A decision by the government of Botswana to block registration and recognition of Lesbians, Gays and Bisexuals of Botswana (LEGABIBO) as a society will next Friday be tested before a panel of three Court of Appeal Judges
Government has appealed a decision of the High Court to allow for the registration of LEGABIBO as a society.
In their previous appearance LEGABIBO was represented by lawyers from Dow and Associates law firm and this time around they have roped in top notch human rights lawyer Dick Bayford in their case against government.
When Attorney General (AG) was supposed to confirm dates of augment, Tshepo Kgaswane who appeared on behalf of AG asked for the matter to be postponed to a later date or sometimes around 27 January arguing that the substantive attorney handling the matter might not be present. But judges did not buy his story and ordered that the matter should be heard on the 15th January.
In its papers, Government wants the court of appeal to overturn the decision of High Court Judge, Terrence Rannowane who had ordered government to register LEGABIBO as a society.
Government believes that the order which was imposed on them to register LEGABIBO as a society is in violation of the Constitution of Botswana as it would appear that government now encourages same sex in Botswana.
In his Judgment on November 14, 2014, Gaborone High Court Judge Terrence Rannowane ordered Government of Botswana to register and recognise the Lesbians, Gays and Bisexuals of Botswana (LEGABIBO) as a society.
He said the objectives of LEGABIBO include carrying out political lobbying for equal rights and decriminalization of same sex relations. He added that lobbying for legislative reforms is not per se a crime.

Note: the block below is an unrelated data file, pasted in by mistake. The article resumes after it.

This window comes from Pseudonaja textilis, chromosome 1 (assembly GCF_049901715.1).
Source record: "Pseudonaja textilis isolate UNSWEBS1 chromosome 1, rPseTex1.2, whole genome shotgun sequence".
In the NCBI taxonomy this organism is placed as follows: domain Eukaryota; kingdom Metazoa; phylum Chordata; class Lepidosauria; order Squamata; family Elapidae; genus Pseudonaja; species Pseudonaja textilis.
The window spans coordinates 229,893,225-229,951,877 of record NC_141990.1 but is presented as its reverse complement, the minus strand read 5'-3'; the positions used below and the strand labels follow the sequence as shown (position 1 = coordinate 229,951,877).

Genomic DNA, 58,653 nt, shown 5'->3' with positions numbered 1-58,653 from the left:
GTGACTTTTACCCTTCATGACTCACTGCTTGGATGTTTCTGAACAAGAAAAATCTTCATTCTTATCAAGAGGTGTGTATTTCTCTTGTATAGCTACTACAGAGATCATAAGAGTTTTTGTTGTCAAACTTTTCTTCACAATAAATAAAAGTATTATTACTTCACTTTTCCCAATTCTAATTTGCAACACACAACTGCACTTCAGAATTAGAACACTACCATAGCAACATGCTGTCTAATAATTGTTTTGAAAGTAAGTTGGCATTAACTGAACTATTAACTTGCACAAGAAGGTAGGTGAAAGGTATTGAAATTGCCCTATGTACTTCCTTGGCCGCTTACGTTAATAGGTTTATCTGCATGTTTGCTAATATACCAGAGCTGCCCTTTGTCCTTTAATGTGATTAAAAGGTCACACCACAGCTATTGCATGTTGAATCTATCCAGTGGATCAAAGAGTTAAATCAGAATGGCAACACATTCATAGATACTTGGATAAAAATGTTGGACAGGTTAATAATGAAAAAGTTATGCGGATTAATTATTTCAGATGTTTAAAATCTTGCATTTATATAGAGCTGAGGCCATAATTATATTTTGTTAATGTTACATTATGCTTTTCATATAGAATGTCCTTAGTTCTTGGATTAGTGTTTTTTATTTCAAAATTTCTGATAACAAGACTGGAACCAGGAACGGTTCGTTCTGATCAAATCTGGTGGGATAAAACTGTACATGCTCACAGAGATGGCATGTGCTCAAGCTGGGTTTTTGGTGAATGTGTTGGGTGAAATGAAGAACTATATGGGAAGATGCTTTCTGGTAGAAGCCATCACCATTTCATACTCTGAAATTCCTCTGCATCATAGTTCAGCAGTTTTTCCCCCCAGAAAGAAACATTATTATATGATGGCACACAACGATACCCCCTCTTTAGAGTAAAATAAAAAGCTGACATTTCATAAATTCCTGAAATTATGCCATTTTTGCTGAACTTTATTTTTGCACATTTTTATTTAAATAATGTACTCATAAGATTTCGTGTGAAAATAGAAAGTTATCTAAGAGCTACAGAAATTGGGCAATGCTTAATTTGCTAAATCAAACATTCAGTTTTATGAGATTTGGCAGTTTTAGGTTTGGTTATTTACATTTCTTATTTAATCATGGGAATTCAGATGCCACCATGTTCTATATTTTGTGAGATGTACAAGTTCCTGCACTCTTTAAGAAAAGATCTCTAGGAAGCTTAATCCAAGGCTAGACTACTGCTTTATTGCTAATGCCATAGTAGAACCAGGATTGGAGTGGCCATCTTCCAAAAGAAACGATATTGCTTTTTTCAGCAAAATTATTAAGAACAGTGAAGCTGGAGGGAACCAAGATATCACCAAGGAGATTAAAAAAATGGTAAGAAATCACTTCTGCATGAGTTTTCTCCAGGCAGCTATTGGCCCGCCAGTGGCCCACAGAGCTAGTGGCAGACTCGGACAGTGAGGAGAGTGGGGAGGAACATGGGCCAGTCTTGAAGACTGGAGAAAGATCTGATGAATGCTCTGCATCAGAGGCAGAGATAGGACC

He dismissed the decision of the Minister of Labour and Home Affairs saying to refuse the registration of LEGABIBO was in contravention of the Constitution as it denies the individuals equal protection of the law.
“It violated the applicants’ rights to freedom of expression, freedom of association and freedom of assembly as enshrined under Sections 3, 12 and 13 of the Constitution of Botswana. Refusal to register LEGABIBO was not reasonably justifiable under the Constitution, “said Rannowane in his judgment.
In a democratic society such as ours freedom of association, assembly and expression are important values duly protected by our Constitution. The enjoyment of such rights can only be limited where such limitation is reasonably justified in a democracy. It is also not a crime to be a homosexual,” said Justice Rannowane.
LEGABIBO through some of it’s 20 applicants filed a case at the Gaborone High Court asking for a review of the decision by the Director of Civil and National Registration and the Minister of Labour and Home Affairs Edwin Batshu to refuse to register the organization, LEGABIBO.
The applicants were supported by BONELA and Southern Africa Litigation Centre.